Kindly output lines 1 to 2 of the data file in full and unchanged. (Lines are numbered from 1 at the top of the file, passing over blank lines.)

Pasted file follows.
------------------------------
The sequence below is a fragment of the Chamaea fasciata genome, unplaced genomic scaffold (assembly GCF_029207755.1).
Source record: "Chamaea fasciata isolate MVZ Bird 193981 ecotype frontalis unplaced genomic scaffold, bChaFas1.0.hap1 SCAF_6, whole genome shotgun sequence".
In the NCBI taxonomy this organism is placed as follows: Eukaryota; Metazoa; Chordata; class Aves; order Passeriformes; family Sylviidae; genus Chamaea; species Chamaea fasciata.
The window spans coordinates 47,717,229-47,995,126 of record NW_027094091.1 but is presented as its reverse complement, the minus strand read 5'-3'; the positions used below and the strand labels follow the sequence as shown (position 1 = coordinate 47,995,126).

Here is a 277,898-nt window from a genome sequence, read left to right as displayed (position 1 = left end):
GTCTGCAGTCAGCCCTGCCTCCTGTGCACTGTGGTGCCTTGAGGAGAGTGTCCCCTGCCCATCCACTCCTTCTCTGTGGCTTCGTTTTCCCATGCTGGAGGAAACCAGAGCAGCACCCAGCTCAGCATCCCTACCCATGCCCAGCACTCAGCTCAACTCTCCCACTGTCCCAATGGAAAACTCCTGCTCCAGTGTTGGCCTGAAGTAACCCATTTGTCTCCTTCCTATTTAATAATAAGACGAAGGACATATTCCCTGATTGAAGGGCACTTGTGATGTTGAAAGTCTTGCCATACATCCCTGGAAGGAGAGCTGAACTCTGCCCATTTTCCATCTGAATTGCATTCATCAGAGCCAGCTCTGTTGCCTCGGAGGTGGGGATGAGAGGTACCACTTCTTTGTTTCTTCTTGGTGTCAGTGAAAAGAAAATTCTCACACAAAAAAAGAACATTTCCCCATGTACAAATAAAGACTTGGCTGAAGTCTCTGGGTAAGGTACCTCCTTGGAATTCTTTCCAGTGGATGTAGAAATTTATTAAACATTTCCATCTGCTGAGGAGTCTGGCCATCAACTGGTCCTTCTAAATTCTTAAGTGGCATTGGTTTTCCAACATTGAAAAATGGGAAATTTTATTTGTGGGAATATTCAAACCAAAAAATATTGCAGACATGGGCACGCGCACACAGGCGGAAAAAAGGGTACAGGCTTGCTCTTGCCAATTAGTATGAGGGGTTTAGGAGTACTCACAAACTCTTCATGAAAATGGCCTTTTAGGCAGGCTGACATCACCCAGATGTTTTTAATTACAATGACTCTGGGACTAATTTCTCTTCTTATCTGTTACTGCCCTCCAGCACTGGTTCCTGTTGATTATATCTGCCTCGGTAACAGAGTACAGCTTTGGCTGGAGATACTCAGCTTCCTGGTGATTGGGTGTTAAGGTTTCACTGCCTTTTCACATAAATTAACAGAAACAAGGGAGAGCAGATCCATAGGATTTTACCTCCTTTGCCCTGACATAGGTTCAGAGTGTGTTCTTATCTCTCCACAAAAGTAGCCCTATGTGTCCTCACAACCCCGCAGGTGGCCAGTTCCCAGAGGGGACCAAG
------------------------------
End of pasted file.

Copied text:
The sequence below is a fragment of the Chamaea fasciata genome, unplaced genomic scaffold (assembly GCF_029207755.1).
Source record: "Chamaea fasciata isolate MVZ Bird 193981 ecotype frontalis unplaced genomic scaffold, bChaFas1.0.hap1 SCAF_6, whole genome shotgun sequence".